As this is going on, a combined strategy of dialogue, improved intelligence gathering and use of force will be stepped up to tackle those who will not accept the amnesty. Gains against this terror group are even more realistic now that there seem to be different factions in the sect, as this must have weakened their ranks. There are no guarantees of success with this strategy though, but it will go a long way in reducing the number of enemies the government will have to deal with.
The government really needs to step up its responsibility of protecting the lives and properties of every Nigerians instead of playing politics with the issue. The claim by President Jonathan that Boko Haram is ghost and therefore cannot be granted amnesty is not only laughable, but irresponsible. We have not forgotten that the government told us severally that it is in dialogue with Boko Haram. We have also not forgotten that at a point, the government promised to publish the names of their sponsors which it never did. How come these same people all of a sudden became ghosts? President Jonathan said the elders of the terrorist stronghold should fish out the Boko Haram members.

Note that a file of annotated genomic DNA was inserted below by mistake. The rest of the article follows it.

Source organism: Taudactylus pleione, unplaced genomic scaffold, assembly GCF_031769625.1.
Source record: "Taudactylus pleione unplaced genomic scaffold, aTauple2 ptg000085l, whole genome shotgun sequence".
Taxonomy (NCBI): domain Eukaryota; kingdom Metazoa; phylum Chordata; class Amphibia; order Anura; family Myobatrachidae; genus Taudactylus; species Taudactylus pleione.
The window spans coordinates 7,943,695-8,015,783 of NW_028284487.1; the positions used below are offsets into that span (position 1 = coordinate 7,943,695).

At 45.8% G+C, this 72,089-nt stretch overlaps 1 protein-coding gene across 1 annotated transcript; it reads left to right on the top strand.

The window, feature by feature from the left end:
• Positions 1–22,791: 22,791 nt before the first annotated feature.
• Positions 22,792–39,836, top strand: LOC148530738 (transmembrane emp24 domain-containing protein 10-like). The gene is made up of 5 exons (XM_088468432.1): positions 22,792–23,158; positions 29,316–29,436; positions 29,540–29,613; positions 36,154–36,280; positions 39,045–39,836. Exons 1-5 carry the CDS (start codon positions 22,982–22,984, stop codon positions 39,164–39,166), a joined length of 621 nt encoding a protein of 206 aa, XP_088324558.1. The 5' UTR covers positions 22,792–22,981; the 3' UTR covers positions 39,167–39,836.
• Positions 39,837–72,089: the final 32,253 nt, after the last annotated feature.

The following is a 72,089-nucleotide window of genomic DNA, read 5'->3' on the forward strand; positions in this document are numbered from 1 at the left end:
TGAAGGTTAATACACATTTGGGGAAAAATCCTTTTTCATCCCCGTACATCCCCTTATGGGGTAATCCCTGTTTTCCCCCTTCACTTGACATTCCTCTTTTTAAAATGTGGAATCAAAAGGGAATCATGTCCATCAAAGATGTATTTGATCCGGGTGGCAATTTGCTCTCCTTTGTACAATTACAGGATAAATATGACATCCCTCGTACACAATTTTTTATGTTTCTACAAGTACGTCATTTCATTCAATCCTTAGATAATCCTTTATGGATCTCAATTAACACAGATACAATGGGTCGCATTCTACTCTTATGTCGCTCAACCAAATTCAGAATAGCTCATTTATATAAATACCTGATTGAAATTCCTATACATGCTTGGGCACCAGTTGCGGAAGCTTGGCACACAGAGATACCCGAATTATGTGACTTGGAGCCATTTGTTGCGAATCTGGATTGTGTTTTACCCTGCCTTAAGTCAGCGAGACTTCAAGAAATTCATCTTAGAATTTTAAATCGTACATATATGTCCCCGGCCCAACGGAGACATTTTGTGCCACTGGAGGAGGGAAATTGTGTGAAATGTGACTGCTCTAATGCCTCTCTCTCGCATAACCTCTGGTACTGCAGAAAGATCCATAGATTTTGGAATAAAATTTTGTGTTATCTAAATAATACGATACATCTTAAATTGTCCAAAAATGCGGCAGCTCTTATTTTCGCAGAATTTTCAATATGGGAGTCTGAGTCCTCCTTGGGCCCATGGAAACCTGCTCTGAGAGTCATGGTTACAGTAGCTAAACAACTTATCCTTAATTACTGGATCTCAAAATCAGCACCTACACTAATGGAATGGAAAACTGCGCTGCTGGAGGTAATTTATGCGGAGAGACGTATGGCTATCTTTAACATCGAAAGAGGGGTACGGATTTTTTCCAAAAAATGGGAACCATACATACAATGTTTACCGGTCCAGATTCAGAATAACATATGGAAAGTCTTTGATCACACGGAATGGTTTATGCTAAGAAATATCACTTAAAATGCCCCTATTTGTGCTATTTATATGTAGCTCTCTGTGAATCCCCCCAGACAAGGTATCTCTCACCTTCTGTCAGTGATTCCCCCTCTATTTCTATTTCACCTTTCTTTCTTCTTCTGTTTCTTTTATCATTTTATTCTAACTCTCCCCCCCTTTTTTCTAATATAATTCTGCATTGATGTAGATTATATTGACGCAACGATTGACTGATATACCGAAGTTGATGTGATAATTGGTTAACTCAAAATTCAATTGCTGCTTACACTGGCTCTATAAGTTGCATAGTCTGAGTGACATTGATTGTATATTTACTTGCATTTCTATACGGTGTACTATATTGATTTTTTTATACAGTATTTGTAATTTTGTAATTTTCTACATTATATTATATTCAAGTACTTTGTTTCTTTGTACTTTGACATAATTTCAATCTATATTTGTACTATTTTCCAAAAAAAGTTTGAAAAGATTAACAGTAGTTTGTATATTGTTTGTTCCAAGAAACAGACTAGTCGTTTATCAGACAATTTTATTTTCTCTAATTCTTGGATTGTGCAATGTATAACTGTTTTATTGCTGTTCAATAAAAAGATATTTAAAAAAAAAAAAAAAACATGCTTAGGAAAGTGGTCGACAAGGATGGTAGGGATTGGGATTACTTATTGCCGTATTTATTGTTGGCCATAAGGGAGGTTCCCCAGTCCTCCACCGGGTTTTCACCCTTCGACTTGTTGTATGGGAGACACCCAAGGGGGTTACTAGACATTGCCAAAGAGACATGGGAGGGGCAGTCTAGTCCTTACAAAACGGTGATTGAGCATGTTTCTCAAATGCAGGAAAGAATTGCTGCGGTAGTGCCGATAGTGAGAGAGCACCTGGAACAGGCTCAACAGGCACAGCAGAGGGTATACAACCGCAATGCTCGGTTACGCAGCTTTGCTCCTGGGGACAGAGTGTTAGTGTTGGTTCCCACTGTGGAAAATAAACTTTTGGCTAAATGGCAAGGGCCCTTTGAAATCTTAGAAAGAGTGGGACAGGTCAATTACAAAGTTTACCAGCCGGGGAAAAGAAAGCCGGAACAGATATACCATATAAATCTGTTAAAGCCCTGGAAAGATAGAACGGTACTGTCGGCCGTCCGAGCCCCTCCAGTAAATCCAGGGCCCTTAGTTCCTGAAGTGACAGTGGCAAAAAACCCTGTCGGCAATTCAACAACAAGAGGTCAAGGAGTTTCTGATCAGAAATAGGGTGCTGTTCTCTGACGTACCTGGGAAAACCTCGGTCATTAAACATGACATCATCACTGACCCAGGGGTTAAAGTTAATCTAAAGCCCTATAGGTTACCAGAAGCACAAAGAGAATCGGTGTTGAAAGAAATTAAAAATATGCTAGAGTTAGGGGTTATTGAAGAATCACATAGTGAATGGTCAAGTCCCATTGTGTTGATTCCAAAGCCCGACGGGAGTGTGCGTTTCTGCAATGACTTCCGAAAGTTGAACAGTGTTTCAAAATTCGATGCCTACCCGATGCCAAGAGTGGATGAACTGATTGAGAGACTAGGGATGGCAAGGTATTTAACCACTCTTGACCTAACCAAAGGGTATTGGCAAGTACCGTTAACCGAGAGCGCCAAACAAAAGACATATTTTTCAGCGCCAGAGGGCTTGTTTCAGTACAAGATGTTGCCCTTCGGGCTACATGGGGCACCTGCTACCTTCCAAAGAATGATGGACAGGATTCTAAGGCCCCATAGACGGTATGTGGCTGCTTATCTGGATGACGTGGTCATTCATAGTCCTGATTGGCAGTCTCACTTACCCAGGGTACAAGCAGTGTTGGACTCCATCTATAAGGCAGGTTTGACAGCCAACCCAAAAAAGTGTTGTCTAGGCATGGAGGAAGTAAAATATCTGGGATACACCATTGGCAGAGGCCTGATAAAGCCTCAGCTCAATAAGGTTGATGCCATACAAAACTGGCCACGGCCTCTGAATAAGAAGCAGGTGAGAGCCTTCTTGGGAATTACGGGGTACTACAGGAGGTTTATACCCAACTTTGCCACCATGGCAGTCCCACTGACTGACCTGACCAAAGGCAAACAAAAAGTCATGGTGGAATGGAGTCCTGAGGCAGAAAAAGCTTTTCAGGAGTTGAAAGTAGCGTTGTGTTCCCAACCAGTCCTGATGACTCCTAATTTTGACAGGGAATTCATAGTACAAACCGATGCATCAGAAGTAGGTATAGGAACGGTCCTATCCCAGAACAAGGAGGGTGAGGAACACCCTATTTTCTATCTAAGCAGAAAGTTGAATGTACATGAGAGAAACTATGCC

When late President Yaradua granted amnesty to Niger delta Militants, he didn’t sit down in Aso rock and asked leaders in the Niger Delta to fish out the militants. He empowered his vice President, who incidentally is now the President to enter into the creeks and dialogue with the militants before they finally accepted amnesty. Dr Goodluck Jonathan as vice president then worked in conjunction with governors and elders of the Niger Delta states to dialogue with the militants which eventually ended up in the amnesty. That exactly is what President Jonathan ought to do, especially now that the vice president is also a son from the north and not to sit down in Aso rock and handover his responsibility solely to those who do not have the requisite capacity to carry out such assignment.
Until we are ready to explore as many options as possible part of which is an amnesty, we may just have to continue to live with the evils of Boko Haram for a long time coming.
– This Best Outside Opinion was written by Abubakar Sidiq Usman, an Urban Planning Consultant, who blogs on HERE. Follow: @Abusidiqu